two truths and a lie is Jessica Thalmann’s first solo exhibition in a public art gallery and exemplifies the breadth and depth of her lens-based practice. The installation meditates on the slippery nature of the photographic object in a series of folded steel and paper sculptures and wall-mounted “straight” and physically altered photographs.
Thalmann crosses disciplinary boundaries and uses the poetics of space to understand spatial and pictorial relationships. She ruminates on the porous boundary between object and image; exploring the ways ruins, monuments, and abandoned public squares embody the failed utopian aims of Brutalist architecture. To Thalmann, a monument, much like a photograph, is never itself; it is inextricably caught between its meaning and its being. The intention for both photographs and monuments is to embody the objects, places, or people they depict, yet they remain silent and inert. They often make visible what cannot be seen, and erase or obscure what is real.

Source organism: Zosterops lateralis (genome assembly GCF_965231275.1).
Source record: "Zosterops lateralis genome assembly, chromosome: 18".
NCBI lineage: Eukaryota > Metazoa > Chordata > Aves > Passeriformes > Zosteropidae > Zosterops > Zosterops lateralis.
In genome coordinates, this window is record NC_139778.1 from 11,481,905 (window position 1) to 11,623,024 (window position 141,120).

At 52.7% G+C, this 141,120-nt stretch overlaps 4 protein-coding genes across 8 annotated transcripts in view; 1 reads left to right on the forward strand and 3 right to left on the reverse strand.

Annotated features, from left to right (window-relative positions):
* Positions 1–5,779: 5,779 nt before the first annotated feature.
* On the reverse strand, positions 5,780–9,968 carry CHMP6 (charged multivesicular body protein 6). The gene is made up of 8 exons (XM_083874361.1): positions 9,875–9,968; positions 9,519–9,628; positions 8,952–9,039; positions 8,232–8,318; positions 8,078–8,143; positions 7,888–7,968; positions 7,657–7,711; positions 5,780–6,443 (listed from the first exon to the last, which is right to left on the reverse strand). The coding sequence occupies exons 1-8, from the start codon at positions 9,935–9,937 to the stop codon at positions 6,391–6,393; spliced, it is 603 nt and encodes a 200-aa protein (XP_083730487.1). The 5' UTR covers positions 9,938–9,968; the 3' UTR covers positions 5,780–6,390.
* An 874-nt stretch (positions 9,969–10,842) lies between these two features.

In many ways, their mnemonic possibilities are troubled by their material limitations. Fabrications, Thalmann’s most recent investigation, further troubles the relationship between image and object—as freestanding, double-sided sculptures (using only one cut and one fold as a conceptual guideline) these photographs stand upright, with only the floor as support.
Jessica Thalmann: two truths and a lie is supported by the Canada Council for the Arts.